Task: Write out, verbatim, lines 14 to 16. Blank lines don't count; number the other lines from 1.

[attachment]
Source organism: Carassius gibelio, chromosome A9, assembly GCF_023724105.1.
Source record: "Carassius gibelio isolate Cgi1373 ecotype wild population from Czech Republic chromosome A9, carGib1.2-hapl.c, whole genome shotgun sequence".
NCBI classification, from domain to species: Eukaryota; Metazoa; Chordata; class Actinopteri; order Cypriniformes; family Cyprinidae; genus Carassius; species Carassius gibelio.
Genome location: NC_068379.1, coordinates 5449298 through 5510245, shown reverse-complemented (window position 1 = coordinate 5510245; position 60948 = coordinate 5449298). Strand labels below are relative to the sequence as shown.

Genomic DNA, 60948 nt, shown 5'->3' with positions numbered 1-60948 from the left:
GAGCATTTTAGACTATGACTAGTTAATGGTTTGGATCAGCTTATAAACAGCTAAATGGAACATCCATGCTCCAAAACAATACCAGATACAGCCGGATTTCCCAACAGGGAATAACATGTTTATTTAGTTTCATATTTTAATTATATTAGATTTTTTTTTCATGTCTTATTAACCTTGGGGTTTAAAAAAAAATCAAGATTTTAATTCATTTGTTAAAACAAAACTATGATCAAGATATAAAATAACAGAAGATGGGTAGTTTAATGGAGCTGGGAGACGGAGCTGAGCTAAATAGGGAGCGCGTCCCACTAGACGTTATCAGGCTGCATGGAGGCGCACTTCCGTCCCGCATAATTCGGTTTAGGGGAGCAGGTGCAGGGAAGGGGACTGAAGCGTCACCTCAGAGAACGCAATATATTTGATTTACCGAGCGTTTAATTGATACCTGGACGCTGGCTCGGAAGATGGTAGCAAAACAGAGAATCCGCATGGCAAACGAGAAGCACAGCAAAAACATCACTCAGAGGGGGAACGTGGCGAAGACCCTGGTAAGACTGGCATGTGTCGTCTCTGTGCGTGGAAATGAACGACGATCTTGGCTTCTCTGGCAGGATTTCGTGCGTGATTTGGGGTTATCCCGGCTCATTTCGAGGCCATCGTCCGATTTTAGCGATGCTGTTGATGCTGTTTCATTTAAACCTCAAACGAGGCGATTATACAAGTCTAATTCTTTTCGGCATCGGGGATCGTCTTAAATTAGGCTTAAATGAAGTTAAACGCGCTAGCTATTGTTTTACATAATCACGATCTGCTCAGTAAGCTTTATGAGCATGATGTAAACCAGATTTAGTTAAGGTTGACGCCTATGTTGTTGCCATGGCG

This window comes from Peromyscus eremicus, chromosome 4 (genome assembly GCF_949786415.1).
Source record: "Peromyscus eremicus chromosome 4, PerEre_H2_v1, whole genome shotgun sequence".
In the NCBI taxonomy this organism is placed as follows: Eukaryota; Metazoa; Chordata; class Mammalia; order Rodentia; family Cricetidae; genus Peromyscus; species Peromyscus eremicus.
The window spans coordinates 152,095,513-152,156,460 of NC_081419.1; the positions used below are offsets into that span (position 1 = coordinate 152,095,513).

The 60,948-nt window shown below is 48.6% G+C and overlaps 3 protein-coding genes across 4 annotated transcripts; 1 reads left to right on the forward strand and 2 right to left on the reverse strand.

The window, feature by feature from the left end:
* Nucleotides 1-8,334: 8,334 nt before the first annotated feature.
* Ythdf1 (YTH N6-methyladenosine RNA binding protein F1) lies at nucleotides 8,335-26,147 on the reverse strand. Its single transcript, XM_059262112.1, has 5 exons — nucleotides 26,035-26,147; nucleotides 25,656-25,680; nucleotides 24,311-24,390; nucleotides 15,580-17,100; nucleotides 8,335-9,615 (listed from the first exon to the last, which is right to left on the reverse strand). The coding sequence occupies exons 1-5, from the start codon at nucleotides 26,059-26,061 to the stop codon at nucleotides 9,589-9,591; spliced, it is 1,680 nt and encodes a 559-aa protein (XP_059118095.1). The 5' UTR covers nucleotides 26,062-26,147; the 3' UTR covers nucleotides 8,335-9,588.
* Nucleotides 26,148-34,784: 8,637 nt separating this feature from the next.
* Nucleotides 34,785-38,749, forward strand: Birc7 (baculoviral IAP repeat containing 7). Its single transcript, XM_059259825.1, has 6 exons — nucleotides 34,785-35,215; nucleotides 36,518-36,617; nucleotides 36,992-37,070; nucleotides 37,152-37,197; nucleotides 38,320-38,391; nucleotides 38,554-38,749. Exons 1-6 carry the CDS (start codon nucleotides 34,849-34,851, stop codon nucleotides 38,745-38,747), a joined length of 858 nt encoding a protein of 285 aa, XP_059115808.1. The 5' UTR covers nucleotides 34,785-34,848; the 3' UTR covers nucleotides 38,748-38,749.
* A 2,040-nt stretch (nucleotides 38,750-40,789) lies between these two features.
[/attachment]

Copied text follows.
* Ythdf1 (YTH N6-methyladenosine RNA binding protein F1) lies at nucleotides 8,335-26,147 on the reverse strand. Its single transcript, XM_059262112.1, has 5 exons — nucleotides 26,035-26,147; nucleotides 25,656-25,680; nucleotides 24,311-24,390; nucleotides 15,580-17,100; nucleotides 8,335-9,615 (listed from the first exon to the last, which is right to left on the reverse strand). The coding sequence occupies exons 1-5, from the start codon at nucleotides 26,059-26,061 to the stop codon at nucleotides 9,589-9,591; spliced, it is 1,680 nt and encodes a 559-aa protein (XP_059118095.1). The 5' UTR covers nucleotides 26,062-26,147; the 3' UTR covers nucleotides 8,335-9,588.
* Nucleotides 26,148-34,784: 8,637 nt separating this feature from the next.
* Nucleotides 34,785-38,749, forward strand: Birc7 (baculoviral IAP repeat containing 7). Its single transcript, XM_059259825.1, has 6 exons — nucleotides 34,785-35,215; nucleotides 36,518-36,617; nucleotides 36,992-37,070; nucleotides 37,152-37,197; nucleotides 38,320-38,391; nucleotides 38,554-38,749. Exons 1-6 carry the CDS (start codon nucleotides 34,849-34,851, stop codon nucleotides 38,745-38,747), a joined length of 858 nt encoding a protein of 285 aa, XP_059115808.1. The 5' UTR covers nucleotides 34,785-34,848; the 3' UTR covers nucleotides 38,748-38,749.